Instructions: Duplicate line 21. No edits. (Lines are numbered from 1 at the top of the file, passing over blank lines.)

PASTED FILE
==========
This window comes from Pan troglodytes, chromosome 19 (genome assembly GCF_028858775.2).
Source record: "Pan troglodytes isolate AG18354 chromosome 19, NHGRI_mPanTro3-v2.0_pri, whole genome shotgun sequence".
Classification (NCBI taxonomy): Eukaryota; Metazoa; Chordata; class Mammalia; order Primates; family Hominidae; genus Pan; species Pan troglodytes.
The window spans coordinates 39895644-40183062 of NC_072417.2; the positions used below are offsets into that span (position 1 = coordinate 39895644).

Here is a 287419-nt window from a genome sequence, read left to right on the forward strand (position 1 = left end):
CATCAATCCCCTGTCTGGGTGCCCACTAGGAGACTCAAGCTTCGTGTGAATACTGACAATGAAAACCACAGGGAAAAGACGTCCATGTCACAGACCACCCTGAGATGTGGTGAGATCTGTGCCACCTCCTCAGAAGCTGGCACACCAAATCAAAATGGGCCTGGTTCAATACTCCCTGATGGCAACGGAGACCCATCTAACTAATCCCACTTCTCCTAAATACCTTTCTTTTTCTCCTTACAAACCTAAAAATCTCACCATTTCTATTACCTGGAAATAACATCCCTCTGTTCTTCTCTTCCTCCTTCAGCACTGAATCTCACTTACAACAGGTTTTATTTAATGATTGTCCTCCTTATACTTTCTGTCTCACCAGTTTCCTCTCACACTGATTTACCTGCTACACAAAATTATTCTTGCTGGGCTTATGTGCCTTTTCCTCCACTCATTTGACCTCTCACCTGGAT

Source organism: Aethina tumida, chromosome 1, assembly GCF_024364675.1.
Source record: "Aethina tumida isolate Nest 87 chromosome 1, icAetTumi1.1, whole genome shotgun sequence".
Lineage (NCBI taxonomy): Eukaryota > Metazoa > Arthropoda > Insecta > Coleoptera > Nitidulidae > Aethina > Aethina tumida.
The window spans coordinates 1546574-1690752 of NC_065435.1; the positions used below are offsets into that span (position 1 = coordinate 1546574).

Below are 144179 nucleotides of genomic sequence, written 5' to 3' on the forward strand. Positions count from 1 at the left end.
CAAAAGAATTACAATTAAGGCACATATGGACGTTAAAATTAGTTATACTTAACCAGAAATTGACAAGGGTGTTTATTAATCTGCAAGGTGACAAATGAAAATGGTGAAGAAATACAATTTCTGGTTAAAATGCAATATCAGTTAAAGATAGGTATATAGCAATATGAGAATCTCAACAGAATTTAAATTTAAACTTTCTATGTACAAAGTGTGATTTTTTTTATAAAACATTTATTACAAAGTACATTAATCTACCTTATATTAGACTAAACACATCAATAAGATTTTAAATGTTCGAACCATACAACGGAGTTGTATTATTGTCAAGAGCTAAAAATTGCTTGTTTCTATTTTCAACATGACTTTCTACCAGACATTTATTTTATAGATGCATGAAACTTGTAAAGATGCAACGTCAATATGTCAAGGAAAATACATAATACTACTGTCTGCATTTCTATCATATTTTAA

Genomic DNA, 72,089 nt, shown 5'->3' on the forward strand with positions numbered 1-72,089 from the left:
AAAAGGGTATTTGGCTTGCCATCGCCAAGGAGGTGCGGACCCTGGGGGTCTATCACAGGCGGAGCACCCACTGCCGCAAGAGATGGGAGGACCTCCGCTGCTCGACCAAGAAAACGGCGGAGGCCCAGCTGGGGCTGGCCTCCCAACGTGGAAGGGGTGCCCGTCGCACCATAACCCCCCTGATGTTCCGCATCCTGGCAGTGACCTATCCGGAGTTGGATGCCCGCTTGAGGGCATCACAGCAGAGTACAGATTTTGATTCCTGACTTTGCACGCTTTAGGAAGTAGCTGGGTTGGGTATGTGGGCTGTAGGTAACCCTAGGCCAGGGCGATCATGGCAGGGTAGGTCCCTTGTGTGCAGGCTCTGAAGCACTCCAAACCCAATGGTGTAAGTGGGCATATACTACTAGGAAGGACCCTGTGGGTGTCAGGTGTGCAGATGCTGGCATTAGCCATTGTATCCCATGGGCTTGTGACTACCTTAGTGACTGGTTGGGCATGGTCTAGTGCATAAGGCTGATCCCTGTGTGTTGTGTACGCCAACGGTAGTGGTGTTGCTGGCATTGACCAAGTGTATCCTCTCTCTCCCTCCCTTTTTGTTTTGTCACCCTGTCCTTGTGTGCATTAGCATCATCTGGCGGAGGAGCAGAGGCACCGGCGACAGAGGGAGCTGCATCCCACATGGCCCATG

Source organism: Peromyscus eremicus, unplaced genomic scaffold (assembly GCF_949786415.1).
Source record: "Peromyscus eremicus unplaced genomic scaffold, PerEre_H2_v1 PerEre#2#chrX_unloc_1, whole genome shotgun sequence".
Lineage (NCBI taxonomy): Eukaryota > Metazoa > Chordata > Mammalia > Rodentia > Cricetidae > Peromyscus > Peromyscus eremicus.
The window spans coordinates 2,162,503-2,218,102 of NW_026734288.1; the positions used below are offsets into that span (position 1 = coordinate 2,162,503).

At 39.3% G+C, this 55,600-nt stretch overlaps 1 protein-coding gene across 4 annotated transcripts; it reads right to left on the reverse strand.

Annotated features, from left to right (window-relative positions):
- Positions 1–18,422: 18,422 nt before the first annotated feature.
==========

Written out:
- Positions 1–18,422: 18,422 nt before the first annotated feature.